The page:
VelocityView includes all of the GenericTools and adds infrastructure and specialized tools for using Velocity in the view layer of web applications (Java EE projects). This includes the VelocityViewServlet or VelocityLayoutServlet for processing Velocity template requests and the VelocityViewTag for embedding Velocity in JSP.
The VelocityView object forms the core of the VelocityView infrastructure. In particular, it serves as the base class for the following:
The VelocityViewServlet class is a standalone servlet that renders Velocity templates. It can be invoked directly from web client's requests, or via servlet forwarding similar to how JSP files are rendered by JSPServlet.
Detailed documentation is here.
One derivative of the VelocityViewServlet is the VelocityLayoutServlet. This servlet performs a simplified 'two-pass render' in order to apply a shared, common layout to all of the web pages in an application.
The Struts "template" tag library does something similar, but requires a separate file to define which 'layout' file to use and which .jsp files to render into that layout. The VelocityLayoutServlet takes a simpler approach. It first renders the primary template being called (example: showDetails.vm) into a content holder variable (ex. $screen_content). Next, the servlet loads a 'layout' file. It uses the existing data, including any additional variables set or changed by the first template, to render a the layout template.
The VelocityLayoutServlet also allows you to specify an 'error' template to be displayed when an exception is thrown during the processing of a requested template. This allows you to provide a customized error screen for a more user-friendly application.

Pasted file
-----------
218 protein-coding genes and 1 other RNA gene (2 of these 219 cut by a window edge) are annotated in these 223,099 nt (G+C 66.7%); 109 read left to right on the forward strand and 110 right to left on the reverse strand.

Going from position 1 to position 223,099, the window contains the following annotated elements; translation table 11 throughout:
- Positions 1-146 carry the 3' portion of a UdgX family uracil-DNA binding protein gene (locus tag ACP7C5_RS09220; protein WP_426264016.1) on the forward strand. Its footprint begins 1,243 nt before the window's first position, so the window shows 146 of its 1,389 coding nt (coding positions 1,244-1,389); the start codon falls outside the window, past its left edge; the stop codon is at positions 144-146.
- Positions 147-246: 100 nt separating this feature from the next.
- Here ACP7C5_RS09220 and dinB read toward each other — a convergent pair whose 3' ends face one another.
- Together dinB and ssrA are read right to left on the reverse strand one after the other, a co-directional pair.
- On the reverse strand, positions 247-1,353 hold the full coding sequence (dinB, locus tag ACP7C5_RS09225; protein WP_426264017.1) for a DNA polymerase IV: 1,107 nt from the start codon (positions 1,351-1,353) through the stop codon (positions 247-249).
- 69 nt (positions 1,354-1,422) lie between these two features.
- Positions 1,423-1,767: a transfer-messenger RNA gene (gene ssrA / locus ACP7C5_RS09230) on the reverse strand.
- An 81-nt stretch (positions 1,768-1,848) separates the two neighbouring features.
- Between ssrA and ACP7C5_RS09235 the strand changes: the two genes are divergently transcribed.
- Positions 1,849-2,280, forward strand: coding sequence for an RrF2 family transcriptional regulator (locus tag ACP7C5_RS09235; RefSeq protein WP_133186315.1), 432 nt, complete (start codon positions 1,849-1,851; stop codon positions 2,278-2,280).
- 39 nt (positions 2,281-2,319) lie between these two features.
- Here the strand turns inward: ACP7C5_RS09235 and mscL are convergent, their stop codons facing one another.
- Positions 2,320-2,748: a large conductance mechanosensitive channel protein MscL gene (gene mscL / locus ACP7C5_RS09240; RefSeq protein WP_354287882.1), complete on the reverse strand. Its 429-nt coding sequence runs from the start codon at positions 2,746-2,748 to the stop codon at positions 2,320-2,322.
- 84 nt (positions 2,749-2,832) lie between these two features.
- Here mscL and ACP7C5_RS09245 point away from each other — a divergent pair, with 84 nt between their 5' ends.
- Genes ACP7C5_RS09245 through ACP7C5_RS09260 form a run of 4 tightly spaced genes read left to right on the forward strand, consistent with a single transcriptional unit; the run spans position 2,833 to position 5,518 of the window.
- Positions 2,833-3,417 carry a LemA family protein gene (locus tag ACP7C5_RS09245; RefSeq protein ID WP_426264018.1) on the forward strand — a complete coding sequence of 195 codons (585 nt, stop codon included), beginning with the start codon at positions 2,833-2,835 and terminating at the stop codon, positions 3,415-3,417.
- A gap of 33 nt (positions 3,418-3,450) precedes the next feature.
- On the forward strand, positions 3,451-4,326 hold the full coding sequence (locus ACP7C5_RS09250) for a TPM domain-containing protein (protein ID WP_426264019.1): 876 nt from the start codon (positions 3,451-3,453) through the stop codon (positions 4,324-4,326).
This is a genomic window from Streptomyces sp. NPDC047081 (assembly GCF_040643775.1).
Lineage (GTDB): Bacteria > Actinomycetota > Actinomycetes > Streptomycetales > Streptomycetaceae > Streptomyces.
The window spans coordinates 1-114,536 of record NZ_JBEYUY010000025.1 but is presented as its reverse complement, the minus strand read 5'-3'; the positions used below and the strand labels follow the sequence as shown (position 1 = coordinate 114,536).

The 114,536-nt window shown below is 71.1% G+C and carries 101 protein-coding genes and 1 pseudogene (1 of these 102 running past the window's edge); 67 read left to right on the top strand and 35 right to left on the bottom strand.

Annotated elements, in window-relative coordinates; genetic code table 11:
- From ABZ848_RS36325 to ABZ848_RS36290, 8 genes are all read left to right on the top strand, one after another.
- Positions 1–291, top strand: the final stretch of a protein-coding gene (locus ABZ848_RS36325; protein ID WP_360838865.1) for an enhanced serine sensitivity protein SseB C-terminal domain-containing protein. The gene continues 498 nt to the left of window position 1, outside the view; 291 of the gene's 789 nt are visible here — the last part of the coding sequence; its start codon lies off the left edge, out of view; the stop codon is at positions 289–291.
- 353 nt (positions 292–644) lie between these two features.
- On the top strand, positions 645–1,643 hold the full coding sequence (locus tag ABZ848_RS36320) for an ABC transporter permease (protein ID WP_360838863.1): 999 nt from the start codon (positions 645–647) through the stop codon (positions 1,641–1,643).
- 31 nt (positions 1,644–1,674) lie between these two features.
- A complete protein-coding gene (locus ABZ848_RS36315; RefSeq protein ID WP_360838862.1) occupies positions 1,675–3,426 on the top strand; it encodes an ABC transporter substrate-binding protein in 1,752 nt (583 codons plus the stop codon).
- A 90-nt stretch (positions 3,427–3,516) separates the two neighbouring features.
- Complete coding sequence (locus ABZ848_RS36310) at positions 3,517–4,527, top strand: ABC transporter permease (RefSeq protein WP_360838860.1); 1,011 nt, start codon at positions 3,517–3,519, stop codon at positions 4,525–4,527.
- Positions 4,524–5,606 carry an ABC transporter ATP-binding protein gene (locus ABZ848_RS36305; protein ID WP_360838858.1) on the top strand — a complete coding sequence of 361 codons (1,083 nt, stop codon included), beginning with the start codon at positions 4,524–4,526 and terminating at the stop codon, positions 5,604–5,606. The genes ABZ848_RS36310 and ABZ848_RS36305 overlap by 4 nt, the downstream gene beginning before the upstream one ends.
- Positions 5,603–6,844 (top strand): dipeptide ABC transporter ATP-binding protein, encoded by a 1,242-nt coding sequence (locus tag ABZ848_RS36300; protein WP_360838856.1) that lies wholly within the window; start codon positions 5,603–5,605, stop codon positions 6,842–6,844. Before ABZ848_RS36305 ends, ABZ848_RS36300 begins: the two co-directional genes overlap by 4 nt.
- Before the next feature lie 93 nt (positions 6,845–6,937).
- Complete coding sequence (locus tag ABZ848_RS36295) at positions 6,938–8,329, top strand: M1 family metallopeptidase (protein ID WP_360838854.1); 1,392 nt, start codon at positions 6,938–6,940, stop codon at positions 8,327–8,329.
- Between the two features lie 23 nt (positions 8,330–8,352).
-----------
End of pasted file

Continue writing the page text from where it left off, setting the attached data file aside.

Detailed documentation is here.
These are in addition to those provided by GenericTools
A simple application example has been included to demonstrate the use of the VelocityViewServlet with automatically loaded view tools.
To run the examples you need Tomcat 4+ or a compatible servlet runner.
The 'ant examples' target of the build process automatically generates ready-to-deploy simple.war and showcase.war archive files located in the examples subdirectory of the distribution. Deploy (i.e. copy) one or both of these war files to the webapps directory of your servlet runner and restart. Now point a web browser at the following urls:
You can also use the embedded servlet runner to start and stop the showcase webapp on localhost's 8081 port using the start.showcase.webapp and stop.showcase.webapp ant targets.
Since Tomcat 5.5 used commons-logging as a complete logging facility and the Struts example directs commons-logging output to the servlet log via LogChuteCommonsLog, you will get an infinite loop if you try to run the Struts example on Tomcat 5.5. To fix this, upgrade to Tomcat 6.x or delete the commons-logging.properties file from the Struts example's classpath root.
You may, of course, experience the same thing if you are running your web application on Tomcat 5.5 and decide to use LogChuteCommonsLog for commons-logging and stick with the ServletLogChute (the default) for Velocity(Tools) logging. You will have to change one of these two settings or else upgrade your servlet engine.